Occupancy rates have slipped by 0.4 percentage points since mid-March, reaching 95.2% at a time of year when occupancy usually rises. RealPage attributes this to a slowdown in new household formation, which is typical during a recession as unemployed workers seek to lower housing costs—for example, by moving in with family, or remaining in a rental with roommates rather than searching for their own apartment. Out of the 50 largest U.S. markets, occupancy has only remained steady between 2019 and 2020 in New York City and Virginia Beach. The largest declines have been in Las Vegas, Los Angeles, Orlando, Raleigh/Durham, Salt Lake City, and San Francisco.
Major changes were made to the PPP loan program, though many real estate businesses are still not eligible. In order to have their loans forgiven, the program will now allow borrowers to use funds over a period of 24 weeks (rather than 8 weeks); to devote 60% of funds to payroll (rather than 75%); and to amortize the loan over 5 years at a 1% interest rate (rather than 2 years).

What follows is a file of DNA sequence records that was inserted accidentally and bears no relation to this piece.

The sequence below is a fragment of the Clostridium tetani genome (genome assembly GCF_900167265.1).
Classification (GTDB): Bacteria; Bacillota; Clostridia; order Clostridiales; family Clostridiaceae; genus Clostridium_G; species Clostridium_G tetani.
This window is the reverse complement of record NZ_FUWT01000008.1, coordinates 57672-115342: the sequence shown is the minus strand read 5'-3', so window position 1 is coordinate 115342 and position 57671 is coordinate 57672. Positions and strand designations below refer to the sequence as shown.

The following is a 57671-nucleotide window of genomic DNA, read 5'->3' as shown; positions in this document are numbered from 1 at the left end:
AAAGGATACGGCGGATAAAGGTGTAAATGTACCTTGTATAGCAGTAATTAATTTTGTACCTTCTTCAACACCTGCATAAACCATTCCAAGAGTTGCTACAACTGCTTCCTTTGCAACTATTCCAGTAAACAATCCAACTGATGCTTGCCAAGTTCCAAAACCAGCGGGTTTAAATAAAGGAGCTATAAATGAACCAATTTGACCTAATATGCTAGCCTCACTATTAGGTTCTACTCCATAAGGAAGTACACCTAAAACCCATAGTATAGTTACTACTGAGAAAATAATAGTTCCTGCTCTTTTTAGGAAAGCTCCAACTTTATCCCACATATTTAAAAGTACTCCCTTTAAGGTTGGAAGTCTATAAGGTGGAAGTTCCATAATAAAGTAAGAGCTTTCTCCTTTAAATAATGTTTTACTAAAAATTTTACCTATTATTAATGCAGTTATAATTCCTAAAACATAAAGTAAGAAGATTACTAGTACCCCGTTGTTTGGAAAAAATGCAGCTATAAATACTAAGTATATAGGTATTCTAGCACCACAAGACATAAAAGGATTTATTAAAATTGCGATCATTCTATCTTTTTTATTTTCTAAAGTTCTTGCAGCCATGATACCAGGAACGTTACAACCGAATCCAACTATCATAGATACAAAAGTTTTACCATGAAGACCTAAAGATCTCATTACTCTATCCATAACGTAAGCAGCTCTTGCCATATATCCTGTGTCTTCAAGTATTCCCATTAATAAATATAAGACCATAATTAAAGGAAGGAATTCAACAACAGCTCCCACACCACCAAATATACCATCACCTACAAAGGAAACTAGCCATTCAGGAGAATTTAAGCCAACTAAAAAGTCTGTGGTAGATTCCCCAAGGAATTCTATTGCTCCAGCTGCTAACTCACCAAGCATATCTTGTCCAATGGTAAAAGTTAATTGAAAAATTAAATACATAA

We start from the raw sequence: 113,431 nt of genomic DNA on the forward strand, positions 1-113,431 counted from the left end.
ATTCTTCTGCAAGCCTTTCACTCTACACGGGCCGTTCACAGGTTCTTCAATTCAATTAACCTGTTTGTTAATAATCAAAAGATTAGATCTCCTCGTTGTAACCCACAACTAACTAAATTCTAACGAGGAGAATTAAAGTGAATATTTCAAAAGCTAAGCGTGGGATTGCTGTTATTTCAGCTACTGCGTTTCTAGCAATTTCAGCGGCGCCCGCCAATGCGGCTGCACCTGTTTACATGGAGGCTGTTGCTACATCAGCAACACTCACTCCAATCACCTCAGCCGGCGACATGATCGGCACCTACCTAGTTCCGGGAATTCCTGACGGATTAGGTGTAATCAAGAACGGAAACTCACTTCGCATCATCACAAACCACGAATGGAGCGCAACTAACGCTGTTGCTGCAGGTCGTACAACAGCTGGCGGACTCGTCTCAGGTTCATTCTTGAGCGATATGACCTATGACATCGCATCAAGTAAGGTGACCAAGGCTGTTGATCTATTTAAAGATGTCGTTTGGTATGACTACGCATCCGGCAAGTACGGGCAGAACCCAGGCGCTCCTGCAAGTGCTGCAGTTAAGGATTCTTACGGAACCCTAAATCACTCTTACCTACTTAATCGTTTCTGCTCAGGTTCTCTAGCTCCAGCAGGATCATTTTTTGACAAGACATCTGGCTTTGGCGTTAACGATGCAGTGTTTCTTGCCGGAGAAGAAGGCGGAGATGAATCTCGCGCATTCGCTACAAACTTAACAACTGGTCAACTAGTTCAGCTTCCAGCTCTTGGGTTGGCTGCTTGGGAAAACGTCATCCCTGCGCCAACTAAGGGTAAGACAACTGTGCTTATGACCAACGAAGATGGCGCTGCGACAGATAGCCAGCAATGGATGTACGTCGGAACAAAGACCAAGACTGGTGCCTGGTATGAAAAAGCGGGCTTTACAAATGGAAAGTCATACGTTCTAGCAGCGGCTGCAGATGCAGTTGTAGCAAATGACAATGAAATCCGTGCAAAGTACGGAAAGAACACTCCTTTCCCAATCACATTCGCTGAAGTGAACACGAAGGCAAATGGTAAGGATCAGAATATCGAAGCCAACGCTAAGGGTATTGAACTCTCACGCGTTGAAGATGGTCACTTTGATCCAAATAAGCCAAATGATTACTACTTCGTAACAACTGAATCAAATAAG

This Week’s Best COVID-19 Resources for Property Managers
- The Lasting Impacts of COVID-19 on Residents and Operators (National Apartment Association)
- Business Un-usual: The Post-COVID-19 World [Video Series] (Buildium)
- Rental Fraud on the Rise During COVID-19 (RealPage)
- COVID-19 State Foreclosure Moratoriums and Stays (National Consumer Law Center)
- New Household Data Shows Renters Face an Uncertain Housing Future (National Multifamily Housing Council)
- U.S. Apartment Market Performance Deteriorates in May (RealPage)
- Wood Partners Executive on Rethinking Multifamily Operations (Multi-Housing News)
- Hurricane Season Doesn’t Stop During a Pandemic (National Multifamily Housing Council)
Wondering how things have changed? Jump back one week to 5/30/20.Read more on COVID-19